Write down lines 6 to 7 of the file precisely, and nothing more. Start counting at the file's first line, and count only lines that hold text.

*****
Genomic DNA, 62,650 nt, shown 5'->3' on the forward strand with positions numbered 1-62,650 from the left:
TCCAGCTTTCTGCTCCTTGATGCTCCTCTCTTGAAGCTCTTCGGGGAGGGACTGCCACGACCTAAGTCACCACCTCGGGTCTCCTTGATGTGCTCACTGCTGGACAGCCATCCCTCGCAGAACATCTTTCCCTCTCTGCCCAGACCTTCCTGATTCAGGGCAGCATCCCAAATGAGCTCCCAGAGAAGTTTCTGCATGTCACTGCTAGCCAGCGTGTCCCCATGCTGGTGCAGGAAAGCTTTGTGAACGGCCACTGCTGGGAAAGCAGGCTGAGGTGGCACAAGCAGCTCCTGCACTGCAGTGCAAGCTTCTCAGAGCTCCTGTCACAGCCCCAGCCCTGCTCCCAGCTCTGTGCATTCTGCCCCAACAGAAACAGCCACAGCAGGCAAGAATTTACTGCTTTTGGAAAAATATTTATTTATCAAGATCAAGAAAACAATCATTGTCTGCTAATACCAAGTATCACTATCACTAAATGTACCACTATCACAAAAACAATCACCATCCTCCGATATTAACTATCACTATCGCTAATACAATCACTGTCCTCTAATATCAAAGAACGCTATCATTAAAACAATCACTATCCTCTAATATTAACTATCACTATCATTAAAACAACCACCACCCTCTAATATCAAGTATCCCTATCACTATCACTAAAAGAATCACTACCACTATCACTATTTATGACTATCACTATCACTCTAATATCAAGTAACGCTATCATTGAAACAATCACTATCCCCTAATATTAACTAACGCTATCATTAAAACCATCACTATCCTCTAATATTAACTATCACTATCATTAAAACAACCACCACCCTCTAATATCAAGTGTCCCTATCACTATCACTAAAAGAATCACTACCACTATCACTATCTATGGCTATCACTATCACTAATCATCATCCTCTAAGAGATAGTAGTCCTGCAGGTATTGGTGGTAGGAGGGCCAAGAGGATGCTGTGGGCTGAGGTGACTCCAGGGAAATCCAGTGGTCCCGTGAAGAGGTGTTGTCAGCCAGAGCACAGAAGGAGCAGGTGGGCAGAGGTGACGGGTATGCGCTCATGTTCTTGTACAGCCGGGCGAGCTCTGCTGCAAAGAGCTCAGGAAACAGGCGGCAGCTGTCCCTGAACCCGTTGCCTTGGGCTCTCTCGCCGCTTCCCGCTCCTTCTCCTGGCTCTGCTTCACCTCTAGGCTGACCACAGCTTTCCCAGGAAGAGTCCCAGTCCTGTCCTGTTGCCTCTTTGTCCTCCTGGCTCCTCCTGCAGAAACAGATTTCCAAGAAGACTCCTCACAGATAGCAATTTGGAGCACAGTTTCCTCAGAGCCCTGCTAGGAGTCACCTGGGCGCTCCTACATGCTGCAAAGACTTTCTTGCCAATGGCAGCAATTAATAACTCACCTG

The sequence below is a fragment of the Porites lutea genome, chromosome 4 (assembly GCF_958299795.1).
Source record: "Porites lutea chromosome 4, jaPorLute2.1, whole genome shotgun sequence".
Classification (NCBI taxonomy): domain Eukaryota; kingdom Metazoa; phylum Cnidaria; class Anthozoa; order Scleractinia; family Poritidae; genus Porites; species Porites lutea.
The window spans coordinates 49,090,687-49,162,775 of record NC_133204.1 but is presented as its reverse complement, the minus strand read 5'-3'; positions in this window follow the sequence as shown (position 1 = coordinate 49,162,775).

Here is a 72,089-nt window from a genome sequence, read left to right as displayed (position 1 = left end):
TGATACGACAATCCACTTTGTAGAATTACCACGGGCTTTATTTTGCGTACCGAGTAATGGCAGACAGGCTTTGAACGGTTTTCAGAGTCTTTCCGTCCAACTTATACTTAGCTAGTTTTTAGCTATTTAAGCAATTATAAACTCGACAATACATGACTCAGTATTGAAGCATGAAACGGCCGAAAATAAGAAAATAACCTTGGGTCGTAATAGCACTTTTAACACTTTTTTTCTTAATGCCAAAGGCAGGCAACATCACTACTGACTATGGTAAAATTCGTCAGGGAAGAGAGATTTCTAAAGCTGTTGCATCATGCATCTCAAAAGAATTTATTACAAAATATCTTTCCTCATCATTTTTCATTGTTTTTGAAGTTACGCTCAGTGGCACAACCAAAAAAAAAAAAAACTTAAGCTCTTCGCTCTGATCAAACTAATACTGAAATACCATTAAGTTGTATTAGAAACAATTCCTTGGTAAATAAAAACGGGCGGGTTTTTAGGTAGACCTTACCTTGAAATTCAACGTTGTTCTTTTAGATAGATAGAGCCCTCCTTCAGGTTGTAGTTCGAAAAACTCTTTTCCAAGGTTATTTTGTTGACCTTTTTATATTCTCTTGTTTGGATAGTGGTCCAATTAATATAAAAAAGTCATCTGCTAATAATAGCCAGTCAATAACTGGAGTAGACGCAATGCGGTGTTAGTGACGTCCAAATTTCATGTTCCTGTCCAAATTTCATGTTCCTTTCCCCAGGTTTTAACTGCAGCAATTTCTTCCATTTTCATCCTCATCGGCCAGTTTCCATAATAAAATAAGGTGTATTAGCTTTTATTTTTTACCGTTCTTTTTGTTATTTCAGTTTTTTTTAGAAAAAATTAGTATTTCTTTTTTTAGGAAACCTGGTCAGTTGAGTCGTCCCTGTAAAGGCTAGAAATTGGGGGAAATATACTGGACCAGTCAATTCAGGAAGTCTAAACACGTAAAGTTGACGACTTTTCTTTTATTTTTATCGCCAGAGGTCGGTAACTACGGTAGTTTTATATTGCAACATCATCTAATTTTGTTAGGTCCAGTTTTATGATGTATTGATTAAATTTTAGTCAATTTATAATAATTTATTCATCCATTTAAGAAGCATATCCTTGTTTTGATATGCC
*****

The window spans coordinates 49,090,687-49,162,775 of record NC_133204.1 but is presented as its reverse complement, the minus strand read 5'-3'; positions in this window follow the sequence as shown (position 1 = coordinate 49,162,775).

Here is a 72,089-nt window from a genome sequence, read left to right as displayed (position 1 = left end):